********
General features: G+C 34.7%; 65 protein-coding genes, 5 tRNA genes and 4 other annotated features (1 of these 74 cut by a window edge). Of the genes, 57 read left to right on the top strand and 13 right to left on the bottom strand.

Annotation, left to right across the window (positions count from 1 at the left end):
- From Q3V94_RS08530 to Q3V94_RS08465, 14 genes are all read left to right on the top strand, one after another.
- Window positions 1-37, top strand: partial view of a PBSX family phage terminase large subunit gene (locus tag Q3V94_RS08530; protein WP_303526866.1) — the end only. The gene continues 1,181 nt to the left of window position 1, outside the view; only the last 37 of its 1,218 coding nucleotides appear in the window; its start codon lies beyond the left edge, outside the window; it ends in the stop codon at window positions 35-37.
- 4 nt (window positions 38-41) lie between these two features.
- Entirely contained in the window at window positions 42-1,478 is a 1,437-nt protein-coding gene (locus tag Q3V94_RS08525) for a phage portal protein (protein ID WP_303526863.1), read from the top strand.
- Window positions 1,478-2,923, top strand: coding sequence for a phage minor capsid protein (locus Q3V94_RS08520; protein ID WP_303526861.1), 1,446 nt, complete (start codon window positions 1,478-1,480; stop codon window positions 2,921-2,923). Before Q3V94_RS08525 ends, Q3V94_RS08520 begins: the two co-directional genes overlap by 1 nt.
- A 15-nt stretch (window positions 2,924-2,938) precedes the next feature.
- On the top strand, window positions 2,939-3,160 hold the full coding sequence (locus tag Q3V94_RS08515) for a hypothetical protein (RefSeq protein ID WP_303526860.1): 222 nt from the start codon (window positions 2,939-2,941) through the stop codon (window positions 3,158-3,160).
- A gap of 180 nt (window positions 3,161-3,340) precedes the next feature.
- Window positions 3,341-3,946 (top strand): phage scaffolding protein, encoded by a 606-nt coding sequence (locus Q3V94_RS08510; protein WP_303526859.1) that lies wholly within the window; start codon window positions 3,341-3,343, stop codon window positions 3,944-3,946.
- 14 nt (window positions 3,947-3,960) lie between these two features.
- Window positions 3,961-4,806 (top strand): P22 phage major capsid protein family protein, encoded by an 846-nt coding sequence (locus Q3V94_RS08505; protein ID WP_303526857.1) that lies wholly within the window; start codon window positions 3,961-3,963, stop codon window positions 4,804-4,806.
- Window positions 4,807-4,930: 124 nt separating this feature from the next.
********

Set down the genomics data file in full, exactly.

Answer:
General features: G+C 34.7%; 65 protein-coding genes, 5 tRNA genes and 4 other annotated features (1 of these 74 cut by a window edge). Of the genes, 57 read left to right on the top strand and 13 right to left on the bottom strand.

Annotation, left to right across the window (positions count from 1 at the left end):
- From Q3V94_RS08530 to Q3V94_RS08465, 14 genes are all read left to right on the top strand, one after another.
- Window positions 1-37, top strand: partial view of a PBSX family phage terminase large subunit gene (locus tag Q3V94_RS08530; protein WP_303526866.1) — the end only. The gene continues 1,181 nt to the left of window position 1, outside the view; only the last 37 of its 1,218 coding nucleotides appear in the window; its start codon lies beyond the left edge, outside the window; it ends in the stop codon at window positions 35-37.
- 4 nt (window positions 38-41) lie between these two features.
- Entirely contained in the window at window positions 42-1,478 is a 1,437-nt protein-coding gene (locus tag Q3V94_RS08525) for a phage portal protein (protein ID WP_303526863.1), read from the top strand.
- Window positions 1,478-2,923, top strand: coding sequence for a phage minor capsid protein (locus Q3V94_RS08520; protein ID WP_303526861.1), 1,446 nt, complete (start codon window positions 1,478-1,480; stop codon window positions 2,921-2,923). Before Q3V94_RS08525 ends, Q3V94_RS08520 begins: the two co-directional genes overlap by 1 nt.
- A 15-nt stretch (window positions 2,924-2,938) precedes the next feature.
- On the top strand, window positions 2,939-3,160 hold the full coding sequence (locus tag Q3V94_RS08515) for a hypothetical protein (RefSeq protein ID WP_303526860.1): 222 nt from the start codon (window positions 2,939-2,941) through the stop codon (window positions 3,158-3,160).
- A gap of 180 nt (window positions 3,161-3,340) precedes the next feature.
- Window positions 3,341-3,946 (top strand): phage scaffolding protein, encoded by a 606-nt coding sequence (locus Q3V94_RS08510; protein WP_303526859.1) that lies wholly within the window; start codon window positions 3,341-3,343, stop codon window positions 3,944-3,946.
- 14 nt (window positions 3,947-3,960) lie between these two features.
- Window positions 3,961-4,806 (top strand): P22 phage major capsid protein family protein, encoded by an 846-nt coding sequence (locus Q3V94_RS08505; protein ID WP_303526857.1) that lies wholly within the window; start codon window positions 3,961-3,963, stop codon window positions 4,804-4,806.
- Window positions 4,807-4,930: 124 nt separating this feature from the next.